The United Way of Central Maryland is quietly closing the books on a 2002 campaign that was even more difficult than its leaders predicted several months ago - $3 million short of the previous year's fund raising.
After an extension that included late appeals to several new companies, the campaign raised $42 million - far short of the original $47 million goal and 6.7 percent less than the 2001 campaign.
The decline, the first in seven years, means agencies already prepared to get less money from United Way are bracing for further cuts.
"The most important thing about this decline is the bankruptcy and downsizing of some of the largest corporate donors," said Freeman A. Hrabowski III, the University of Maryland, Baltimore County president who was chairman of the campaign with his wife, Jackie, a vice president at T. Rowe Price.
The top 14 companies normally contributing to United Way came up with $3 million less than in 2001 because of bankruptcies and staff reductions. "They just had fewer people in those companies," Hrabowski said.
Officials say the woes of the United Way of the National Capital Area, which serves Washington and neighboring counties, also hurt their efforts. Donations to that charity plummeted in 2002 after news that it was under federal investigation for financial irregularities.
The Washington United Way's problems have received national attention, giving a boost to some alternative charity campaigns eager to gain access to workplaces. The United Way of Central Maryland recently submitted a bid to run this year's huge charity campaign for government workers in the Washington area, an effort to keep that campaign in the United Way ranks after its sister group in Washington backed away from operating the appeal.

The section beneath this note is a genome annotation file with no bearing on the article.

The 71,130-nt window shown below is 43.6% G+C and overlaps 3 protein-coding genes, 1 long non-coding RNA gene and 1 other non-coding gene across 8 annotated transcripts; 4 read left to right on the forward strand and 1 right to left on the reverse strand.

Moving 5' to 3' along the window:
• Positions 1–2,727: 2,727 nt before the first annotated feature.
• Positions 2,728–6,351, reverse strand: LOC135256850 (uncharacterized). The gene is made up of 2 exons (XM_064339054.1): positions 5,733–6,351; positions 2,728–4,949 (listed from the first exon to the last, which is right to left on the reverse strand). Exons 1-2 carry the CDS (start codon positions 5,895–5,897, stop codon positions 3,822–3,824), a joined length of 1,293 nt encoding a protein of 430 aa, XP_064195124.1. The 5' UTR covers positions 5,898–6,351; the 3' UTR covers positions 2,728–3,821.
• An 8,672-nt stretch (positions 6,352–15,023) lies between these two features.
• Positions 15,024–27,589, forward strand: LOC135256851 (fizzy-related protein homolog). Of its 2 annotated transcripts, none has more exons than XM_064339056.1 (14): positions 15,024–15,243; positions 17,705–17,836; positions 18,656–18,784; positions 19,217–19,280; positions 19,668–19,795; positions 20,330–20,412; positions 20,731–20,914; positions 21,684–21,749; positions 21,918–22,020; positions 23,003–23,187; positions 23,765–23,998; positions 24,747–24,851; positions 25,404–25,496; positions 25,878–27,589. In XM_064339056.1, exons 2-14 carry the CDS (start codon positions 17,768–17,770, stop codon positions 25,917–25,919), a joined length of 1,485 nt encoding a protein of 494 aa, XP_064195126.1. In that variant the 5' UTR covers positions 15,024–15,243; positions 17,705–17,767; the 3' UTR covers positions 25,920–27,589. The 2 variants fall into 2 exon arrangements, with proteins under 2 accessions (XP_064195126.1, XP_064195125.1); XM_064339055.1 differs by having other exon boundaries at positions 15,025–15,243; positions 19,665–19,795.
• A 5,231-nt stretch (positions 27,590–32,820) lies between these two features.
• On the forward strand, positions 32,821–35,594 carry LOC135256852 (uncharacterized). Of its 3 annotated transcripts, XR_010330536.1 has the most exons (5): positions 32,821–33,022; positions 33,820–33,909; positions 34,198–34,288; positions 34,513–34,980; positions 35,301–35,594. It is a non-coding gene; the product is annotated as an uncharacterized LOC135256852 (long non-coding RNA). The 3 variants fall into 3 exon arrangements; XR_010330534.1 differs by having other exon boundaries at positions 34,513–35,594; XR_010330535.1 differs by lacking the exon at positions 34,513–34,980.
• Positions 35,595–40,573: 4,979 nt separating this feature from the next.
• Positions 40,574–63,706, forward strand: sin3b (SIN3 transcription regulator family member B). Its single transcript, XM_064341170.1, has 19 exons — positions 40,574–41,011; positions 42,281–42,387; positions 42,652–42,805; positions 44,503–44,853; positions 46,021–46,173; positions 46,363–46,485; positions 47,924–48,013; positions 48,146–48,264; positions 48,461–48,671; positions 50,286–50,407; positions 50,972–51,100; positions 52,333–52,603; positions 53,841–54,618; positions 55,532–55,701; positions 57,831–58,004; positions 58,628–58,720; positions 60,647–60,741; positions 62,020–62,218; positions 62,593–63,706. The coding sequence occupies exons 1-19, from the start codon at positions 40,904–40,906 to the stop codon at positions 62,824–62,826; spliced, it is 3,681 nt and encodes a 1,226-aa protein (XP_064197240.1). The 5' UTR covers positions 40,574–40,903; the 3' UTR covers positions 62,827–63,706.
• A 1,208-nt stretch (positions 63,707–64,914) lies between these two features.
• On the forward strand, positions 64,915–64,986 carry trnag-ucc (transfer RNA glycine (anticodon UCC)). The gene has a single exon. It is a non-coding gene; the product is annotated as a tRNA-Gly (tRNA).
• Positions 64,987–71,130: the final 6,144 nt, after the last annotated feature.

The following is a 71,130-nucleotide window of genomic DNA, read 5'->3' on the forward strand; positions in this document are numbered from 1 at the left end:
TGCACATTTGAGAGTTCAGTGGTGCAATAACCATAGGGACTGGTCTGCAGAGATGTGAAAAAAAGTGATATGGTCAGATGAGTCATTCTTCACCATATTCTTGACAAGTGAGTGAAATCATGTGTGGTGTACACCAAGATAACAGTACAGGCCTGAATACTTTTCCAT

There were bright spots in the 2002 Central Maryland effort, Hrabowski said. Ten people gave at least $100,000 each, up from seven the year before, and 100 companies ran campaigns for the first time. Those included Struever Bros., Eccles & Rouse, Comcast Cable and the NeighborCare pharmacy chain.
Still, the 127 member agencies that depend on United Way for funding are bracing for more bad news - in a year when government budget cuts and a drop in foundation giving have left them scrambling.
Frank L. Miller Jr., executive director of the American Red Cross of Central Maryland, said the charity has laid off six staffers and canceled planned extensions in school programs, in part because it expects a cut of 15 percent in its United Way take.
"It just causes all of us to step back and go back to what we call our core services," Miller said. And he fears the United Way cuts won't stop there. "I've got a feeling it's going to be impacted more, and I don't blame them."
Hrabowski said the Central Maryland campaign's woes may help raise awareness in the community of the need for individuals to make up for corporate cutbacks.
"I honestly believe that the fact that the economy has been in a downturn and state and federal spending has been cut, that individuals will see the need to be more supportive of those who are challenged in our society," he said.